We won! A full victory against gang injunctions!

Please forgive the long overdue post! This was sent to supporters on March 20, 2015 and we never got around to posting it on this blog. Thank you to all who are inspired by the struggle. To stay in touch with the organizations who ought the gang injunctions, please email CROakland@criticalresistance.org or check out the Community Allies page and click on the organization you’d like to check out.

We write to you with great news: after 6 years, Stop the Injunctions Coalition have won a full victory against the use of racist and anti-youth gang injunctions in Oakland! Oakland is the first city in the country to admit defeat on all fronts, dismiss the cases in court, and drop gang injunctions from their toolbox of repressive policing schemes. This victory reminds us that wins—large and small—are within our reach, and that it pays off in the long-term to demand what we want, rather than what those in power say we are worthy of receiving.

From 2010-2012, Stop the Injunctions Coalition fought tooth and nail to halt the use of racist and anti-youth gang injunctions implemented by the City of Oakland. We knew that what our communities needed was affordable housing and stable employment, an end to deportations, accessible and safe youth centers and meaningful education. Gang injunctions, as proven in other cities, would bring displacement and further criminalization for Black and Brown communities and ultimately lock more of our people up.

The Stop the Injunctions Coalition (STIC) built a three-pronged strategy consisting of grassroots community organizing, sharp media messaging, and legal support to fight the two temporary North Oakland and Fruitvale gang injunctions. We grounded the struggle in an anti-policing framework and sought to lift up the voices of Oaklanders most affected by gang injunctions: those named, their families, neighbors and friends.

Week after week, we mobilized hundreds of people to City Council meetings where countless community members fiercefully challenged those in power in sessions that would run past midnight. We let the City Council, the Oakland Police Department, and the City Attorney know that Oakland didn’t need and didn’t want gang injunctions and that we had our own solutions to creating strong, healthy and safe communities without cops. Over and over we advocated that City resources go to restorative justice, education and community programs that many of us have consistently been building in Oakland.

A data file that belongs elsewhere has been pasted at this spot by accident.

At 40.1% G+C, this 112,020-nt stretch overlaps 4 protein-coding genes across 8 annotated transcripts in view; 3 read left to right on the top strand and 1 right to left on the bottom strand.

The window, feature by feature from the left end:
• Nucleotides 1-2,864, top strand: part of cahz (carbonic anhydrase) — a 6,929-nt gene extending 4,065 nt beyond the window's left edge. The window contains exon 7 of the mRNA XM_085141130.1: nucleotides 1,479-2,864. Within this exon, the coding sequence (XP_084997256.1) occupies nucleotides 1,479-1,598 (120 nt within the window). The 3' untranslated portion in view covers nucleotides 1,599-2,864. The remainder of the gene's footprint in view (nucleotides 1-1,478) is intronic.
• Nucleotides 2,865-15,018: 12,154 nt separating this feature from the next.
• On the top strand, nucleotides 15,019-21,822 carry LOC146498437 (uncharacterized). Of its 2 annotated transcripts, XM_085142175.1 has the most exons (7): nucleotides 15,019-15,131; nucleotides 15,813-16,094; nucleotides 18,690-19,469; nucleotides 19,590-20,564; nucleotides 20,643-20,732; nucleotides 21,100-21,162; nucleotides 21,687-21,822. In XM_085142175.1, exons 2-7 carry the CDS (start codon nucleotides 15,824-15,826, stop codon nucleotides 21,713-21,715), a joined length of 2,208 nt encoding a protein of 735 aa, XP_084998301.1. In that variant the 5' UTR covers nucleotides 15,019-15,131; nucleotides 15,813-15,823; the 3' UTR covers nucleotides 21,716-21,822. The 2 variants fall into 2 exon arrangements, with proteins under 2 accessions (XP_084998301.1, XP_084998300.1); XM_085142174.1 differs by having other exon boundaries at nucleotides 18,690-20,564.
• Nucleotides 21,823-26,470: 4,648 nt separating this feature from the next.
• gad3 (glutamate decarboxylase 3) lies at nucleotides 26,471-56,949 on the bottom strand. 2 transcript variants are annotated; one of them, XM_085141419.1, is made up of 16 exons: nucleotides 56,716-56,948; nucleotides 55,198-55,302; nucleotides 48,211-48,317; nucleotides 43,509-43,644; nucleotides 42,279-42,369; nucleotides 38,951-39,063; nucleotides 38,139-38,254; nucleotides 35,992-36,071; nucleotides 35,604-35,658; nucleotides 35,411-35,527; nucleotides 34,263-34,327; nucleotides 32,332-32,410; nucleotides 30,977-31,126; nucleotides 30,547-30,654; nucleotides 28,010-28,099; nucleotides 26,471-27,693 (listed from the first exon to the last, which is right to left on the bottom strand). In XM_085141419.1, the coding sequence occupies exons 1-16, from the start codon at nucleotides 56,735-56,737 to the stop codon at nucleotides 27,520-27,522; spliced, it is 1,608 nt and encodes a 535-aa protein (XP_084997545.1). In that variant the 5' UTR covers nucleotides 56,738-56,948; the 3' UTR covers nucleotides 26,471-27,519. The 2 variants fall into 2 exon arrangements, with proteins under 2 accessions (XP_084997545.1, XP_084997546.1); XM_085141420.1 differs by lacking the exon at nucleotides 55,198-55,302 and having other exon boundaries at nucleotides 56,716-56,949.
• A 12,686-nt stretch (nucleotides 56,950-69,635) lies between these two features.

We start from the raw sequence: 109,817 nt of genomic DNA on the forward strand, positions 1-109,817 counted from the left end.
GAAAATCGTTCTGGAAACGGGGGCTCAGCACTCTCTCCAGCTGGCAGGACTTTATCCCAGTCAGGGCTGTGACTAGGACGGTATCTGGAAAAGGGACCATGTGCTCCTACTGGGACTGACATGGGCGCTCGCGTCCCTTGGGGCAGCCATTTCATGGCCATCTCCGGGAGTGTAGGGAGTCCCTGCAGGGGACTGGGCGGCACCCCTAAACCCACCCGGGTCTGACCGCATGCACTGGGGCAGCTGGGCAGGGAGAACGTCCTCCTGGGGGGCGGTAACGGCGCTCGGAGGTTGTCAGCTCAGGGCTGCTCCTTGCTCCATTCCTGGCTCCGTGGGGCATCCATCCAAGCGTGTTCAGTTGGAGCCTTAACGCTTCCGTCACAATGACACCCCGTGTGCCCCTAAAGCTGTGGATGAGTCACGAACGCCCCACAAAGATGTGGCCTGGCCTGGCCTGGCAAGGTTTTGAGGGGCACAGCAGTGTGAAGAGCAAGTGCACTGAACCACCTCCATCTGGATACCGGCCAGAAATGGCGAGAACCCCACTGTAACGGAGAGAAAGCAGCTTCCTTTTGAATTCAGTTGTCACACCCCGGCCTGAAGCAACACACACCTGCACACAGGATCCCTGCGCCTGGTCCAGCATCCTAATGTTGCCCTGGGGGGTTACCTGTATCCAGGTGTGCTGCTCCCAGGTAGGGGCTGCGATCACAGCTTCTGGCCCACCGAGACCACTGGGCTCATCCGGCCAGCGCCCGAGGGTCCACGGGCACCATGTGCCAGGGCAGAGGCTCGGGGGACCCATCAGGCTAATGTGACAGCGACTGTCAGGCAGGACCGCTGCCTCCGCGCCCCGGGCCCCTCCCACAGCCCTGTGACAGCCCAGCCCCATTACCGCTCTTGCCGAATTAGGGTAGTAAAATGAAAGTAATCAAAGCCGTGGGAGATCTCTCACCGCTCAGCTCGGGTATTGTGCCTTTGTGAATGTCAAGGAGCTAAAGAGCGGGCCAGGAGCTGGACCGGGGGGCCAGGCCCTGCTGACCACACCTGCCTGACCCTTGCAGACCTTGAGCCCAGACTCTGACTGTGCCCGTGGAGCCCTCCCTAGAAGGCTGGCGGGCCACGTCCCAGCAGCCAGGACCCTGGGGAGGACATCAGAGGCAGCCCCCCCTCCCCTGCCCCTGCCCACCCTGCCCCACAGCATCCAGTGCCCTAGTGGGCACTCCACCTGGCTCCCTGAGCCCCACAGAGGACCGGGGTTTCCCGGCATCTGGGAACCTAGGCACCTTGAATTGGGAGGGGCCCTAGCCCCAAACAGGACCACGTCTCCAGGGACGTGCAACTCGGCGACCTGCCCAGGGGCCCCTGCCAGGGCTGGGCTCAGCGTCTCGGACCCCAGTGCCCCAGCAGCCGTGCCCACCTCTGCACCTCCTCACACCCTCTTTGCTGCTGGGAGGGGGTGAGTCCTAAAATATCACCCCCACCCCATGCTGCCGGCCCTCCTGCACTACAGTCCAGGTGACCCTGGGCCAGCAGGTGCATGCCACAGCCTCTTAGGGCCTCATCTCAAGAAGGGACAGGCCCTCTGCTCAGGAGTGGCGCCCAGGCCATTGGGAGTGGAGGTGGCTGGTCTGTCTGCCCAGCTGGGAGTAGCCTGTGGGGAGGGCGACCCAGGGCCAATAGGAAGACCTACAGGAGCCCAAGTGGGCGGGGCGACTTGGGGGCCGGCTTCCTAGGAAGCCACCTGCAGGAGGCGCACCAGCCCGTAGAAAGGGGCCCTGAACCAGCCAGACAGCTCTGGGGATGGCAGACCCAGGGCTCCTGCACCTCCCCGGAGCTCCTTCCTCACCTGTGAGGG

This tenacity paid off. In May 2012, we claimed a real people’s victory when the Council limited the number of gang injunctions in Oakland to 2 temporary ones (as opposed to the 10 the City Attorney originally proposed) and removed all the “John Does” from the lists, effectively preventing OPD from naming any further individuals to either injunction. Our community pressure prevented Oakland from enforcing or expanding the injunctions, because we made them too controversial and revealed their harmful impacts on our neighborhoods.

And yet, the legal battle continued to get the existing North Oakland and Fruitvale injunctions dismissed. For the last 3 years, despite the fact that OPD has moved on to other policing schemes and hasn’t been enforcing the injunctions, the city refused to relieve the 65 people targeted by the injunctions and spent millions of dollars and hundreds of hours on continued litigation. Until this month!  Finally, on March 5, 2015, the City Attorney officially dropped both injunctions from the books. At last, the Oaklanders who were targeted got relief from this repressive police pressure, and they got to celebrate with their loved ones and communities.

Our work together inspired people targeted by the injunctions to become powerful organizers; it unified Black and Brown communities across the entire city in a common struggle, and drew us together to forge stronger bonds. This is what a campaign in the struggle to abolish the Prison Industrial Complex looks like. It’s long and requires patience, resolve and discipline. Sometimes campaigns, like the one to stop the injunctions, take 6 years to win and need to be sustained over the long haul.

Thank you so much for your support. Onward!

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